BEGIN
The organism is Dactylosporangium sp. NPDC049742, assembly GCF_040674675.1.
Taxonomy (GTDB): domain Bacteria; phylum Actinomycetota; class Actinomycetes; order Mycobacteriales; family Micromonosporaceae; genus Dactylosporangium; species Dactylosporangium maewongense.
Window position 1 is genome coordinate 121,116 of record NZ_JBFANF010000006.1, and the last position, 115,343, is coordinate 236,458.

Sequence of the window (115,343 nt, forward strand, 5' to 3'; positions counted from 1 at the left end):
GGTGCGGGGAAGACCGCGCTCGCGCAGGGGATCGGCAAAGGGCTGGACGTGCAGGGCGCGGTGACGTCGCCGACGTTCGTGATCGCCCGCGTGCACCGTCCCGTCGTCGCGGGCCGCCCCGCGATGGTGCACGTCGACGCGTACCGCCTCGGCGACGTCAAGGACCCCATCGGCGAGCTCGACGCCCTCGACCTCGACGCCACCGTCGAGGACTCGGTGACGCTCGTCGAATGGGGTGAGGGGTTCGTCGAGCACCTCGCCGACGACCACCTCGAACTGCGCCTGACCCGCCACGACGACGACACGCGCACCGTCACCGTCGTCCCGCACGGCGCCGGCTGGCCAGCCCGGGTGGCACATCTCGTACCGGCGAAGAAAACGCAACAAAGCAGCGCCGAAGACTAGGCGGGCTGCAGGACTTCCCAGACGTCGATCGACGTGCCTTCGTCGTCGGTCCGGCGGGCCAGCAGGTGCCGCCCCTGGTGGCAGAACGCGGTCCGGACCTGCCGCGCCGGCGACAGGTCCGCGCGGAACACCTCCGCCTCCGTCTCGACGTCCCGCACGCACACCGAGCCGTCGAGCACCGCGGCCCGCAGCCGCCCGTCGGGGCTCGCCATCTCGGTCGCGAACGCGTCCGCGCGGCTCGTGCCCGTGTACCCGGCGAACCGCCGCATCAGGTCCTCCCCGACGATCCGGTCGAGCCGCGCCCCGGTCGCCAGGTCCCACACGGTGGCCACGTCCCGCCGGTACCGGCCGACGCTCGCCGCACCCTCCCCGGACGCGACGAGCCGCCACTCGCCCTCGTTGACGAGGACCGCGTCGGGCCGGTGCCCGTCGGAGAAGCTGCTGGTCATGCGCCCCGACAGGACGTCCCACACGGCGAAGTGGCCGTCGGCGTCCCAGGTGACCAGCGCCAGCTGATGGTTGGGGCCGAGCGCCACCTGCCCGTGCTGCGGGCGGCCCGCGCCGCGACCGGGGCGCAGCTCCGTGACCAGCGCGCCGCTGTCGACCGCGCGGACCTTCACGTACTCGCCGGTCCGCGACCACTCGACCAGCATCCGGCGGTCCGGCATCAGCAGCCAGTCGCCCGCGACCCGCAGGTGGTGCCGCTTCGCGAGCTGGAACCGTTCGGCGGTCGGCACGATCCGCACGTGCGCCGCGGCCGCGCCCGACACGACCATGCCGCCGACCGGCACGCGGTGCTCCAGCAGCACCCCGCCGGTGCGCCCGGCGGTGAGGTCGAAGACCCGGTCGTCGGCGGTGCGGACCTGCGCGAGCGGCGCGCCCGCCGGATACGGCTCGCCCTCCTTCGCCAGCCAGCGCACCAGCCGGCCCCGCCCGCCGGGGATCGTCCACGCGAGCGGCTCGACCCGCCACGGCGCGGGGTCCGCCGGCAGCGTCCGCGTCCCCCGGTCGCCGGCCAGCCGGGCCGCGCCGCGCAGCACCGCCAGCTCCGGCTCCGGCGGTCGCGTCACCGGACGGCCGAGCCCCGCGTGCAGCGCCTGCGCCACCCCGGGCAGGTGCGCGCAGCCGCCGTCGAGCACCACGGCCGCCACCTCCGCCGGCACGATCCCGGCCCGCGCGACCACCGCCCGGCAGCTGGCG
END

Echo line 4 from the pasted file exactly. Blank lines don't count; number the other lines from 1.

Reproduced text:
Sequence of the window (115,343 nt, forward strand, 5' to 3'; positions counted from 1 at the left end):